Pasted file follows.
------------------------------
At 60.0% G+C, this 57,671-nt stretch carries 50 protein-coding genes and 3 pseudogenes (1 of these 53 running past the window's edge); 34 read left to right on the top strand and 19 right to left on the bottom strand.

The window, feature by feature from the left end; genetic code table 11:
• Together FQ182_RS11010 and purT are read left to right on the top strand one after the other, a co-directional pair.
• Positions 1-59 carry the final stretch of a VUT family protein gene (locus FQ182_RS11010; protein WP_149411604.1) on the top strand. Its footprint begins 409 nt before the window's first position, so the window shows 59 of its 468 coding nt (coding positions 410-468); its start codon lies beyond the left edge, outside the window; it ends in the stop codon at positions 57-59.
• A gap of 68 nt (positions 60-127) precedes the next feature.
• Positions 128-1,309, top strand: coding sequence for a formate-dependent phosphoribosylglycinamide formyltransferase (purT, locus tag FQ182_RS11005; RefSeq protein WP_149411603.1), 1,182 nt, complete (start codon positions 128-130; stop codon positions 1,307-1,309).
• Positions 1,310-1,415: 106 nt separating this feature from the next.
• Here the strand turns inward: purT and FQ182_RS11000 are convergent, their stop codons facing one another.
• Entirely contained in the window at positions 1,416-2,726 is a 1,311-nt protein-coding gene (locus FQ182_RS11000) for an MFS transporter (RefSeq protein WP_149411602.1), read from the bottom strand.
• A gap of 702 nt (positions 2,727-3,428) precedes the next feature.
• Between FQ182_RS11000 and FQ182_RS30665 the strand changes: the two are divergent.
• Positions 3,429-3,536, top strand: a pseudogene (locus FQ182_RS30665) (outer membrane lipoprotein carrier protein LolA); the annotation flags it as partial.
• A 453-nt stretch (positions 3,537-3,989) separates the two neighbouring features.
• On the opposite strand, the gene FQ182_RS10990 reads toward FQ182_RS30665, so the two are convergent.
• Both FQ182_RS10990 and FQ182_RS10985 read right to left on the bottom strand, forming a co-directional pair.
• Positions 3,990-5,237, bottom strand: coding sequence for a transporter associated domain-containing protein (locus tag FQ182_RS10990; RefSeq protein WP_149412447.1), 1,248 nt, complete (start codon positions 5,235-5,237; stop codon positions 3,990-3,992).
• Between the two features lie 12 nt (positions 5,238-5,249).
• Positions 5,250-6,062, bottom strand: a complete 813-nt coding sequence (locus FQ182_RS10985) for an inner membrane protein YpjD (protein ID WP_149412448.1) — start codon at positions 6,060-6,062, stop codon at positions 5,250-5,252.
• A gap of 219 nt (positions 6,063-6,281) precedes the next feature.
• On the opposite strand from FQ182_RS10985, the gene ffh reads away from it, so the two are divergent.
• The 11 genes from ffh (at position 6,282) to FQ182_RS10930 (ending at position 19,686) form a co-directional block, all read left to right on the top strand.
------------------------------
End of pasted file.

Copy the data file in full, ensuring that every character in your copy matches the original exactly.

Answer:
At 60.0% G+C, this 57,671-nt stretch carries 50 protein-coding genes and 3 pseudogenes (1 of these 53 running past the window's edge); 34 read left to right on the top strand and 19 right to left on the bottom strand.

The window, feature by feature from the left end; genetic code table 11:
• Together FQ182_RS11010 and purT are read left to right on the top strand one after the other, a co-directional pair.
• Positions 1-59 carry the final stretch of a VUT family protein gene (locus FQ182_RS11010; protein WP_149411604.1) on the top strand. Its footprint begins 409 nt before the window's first position, so the window shows 59 of its 468 coding nt (coding positions 410-468); its start codon lies beyond the left edge, outside the window; it ends in the stop codon at positions 57-59.
• A gap of 68 nt (positions 60-127) precedes the next feature.
• Positions 128-1,309, top strand: coding sequence for a formate-dependent phosphoribosylglycinamide formyltransferase (purT, locus tag FQ182_RS11005; RefSeq protein WP_149411603.1), 1,182 nt, complete (start codon positions 128-130; stop codon positions 1,307-1,309).
• Positions 1,310-1,415: 106 nt separating this feature from the next.
• Here the strand turns inward: purT and FQ182_RS11000 are convergent, their stop codons facing one another.
• Entirely contained in the window at positions 1,416-2,726 is a 1,311-nt protein-coding gene (locus FQ182_RS11000) for an MFS transporter (RefSeq protein WP_149411602.1), read from the bottom strand.
• A gap of 702 nt (positions 2,727-3,428) precedes the next feature.
• Between FQ182_RS11000 and FQ182_RS30665 the strand changes: the two are divergent.
• Positions 3,429-3,536, top strand: a pseudogene (locus FQ182_RS30665) (outer membrane lipoprotein carrier protein LolA); the annotation flags it as partial.
• A 453-nt stretch (positions 3,537-3,989) separates the two neighbouring features.
• On the opposite strand, the gene FQ182_RS10990 reads toward FQ182_RS30665, so the two are convergent.
• Both FQ182_RS10990 and FQ182_RS10985 read right to left on the bottom strand, forming a co-directional pair.
• Positions 3,990-5,237, bottom strand: coding sequence for a transporter associated domain-containing protein (locus tag FQ182_RS10990; RefSeq protein WP_149412447.1), 1,248 nt, complete (start codon positions 5,235-5,237; stop codon positions 3,990-3,992).
• Between the two features lie 12 nt (positions 5,238-5,249).
• Positions 5,250-6,062, bottom strand: a complete 813-nt coding sequence (locus FQ182_RS10985) for an inner membrane protein YpjD (protein ID WP_149412448.1) — start codon at positions 6,060-6,062, stop codon at positions 5,250-5,252.
• A gap of 219 nt (positions 6,063-6,281) precedes the next feature.
• On the opposite strand from FQ182_RS10985, the gene ffh reads away from it, so the two are divergent.
• The 11 genes from ffh (at position 6,282) to FQ182_RS10930 (ending at position 19,686) form a co-directional block, all read left to right on the top strand.